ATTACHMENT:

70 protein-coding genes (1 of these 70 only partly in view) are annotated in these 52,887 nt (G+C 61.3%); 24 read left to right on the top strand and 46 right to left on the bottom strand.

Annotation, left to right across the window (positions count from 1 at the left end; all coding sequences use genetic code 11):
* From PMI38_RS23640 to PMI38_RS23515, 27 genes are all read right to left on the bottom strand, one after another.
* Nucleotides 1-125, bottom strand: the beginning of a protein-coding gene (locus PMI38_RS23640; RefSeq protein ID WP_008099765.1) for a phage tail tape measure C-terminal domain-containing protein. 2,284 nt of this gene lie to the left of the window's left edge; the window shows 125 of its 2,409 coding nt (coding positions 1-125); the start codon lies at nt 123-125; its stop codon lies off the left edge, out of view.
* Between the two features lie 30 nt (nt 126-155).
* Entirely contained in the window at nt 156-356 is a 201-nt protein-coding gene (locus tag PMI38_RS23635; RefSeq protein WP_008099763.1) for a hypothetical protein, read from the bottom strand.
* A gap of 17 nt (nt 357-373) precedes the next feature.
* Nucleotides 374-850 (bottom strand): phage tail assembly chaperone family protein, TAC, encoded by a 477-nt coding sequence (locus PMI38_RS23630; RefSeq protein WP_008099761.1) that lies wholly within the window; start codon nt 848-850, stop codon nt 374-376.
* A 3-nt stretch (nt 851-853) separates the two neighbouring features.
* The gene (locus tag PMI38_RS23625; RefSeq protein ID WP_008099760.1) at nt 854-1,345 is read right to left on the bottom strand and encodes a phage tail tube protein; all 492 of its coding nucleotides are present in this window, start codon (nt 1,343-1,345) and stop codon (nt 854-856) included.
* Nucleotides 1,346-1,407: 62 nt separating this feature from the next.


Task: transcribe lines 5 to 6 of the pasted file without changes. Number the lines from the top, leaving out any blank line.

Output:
* Between the two features lie 30 nt (nt 126-155).
* Entirely contained in the window at nt 156-356 is a 201-nt protein-coding gene (locus tag PMI38_RS23635; RefSeq protein WP_008099763.1) for a hypothetical protein, read from the bottom strand.